The central argument of this report is that makerspaces can help people to master technology for a more human end. In practice, this means enabling people to use and understand tools for three purposes: self-fulfilment, learning and enterprise. Making may indeed be a natural human impulse, we argue, but it is also instrumental in achieving wider life goals – a means as well as an end.
We’ve talked about gamification quite a bit, which is different than game-based learning, if you’ll recall. (The definition of gamification is the application of game-like mechanics to non-game entities to encourage a specific behavior. You can read more if you’d like.)
Making your classroom work like a game may not be feasible. Terry Heick talked some about the idea in the past, but was talking specifically about video games, whereas many of the items below are inclined more to “games” in general. So we’ve decided to re-approach from another angle with more specific strategies instead of general suggestions.
I continue learning with my students by applying designing thinking strategies and the thinking process of the 6 Cs . We keep on evolving with the process where the students become the specialists as they apply and reflect on their thinking progressions. As we unfold the process through designing and making, the students embrace the development of skills and perseverance along their daily explorations.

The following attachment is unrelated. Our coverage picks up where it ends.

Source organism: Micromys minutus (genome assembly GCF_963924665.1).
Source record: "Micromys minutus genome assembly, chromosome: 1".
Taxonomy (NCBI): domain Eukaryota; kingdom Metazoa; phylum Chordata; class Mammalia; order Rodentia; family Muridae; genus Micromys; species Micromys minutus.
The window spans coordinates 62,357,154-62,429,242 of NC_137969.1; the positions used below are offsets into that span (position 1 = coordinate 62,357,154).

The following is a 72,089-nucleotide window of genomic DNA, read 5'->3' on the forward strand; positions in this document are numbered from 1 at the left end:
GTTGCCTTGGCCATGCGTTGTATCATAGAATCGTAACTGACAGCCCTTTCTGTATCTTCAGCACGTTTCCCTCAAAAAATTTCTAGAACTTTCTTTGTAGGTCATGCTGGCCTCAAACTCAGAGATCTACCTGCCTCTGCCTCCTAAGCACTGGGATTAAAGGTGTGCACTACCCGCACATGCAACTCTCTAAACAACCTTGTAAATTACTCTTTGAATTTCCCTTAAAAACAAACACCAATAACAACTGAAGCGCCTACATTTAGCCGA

Students are experiencing multiple steps during their learning from digital tools to collaboration with each other and the community while exploring design elements and habits of learning.
"By age 13 girls determine a positive or negative attitude towards subjects like computer science. At Mozfest 2015, our Raspberry Pi workshop was inundated with girls proving that our inclusive and creative approach is resonating. Join me in inspiring the next generation of women in tech.
Thanks to the girls and boy who took part, their parents, guardians and teachers who consented to their being in this video. Thanks to the Raspberry Pi and Mozilla Communities for supporting the workshops at Mozilla Festival 2015."
"The real impact of makerspaces is long term and hard to grade. These spaces enable experiences that over time can significantly strengthen self-efficacy, eliminate learned helplessness, and build an internal locus of control.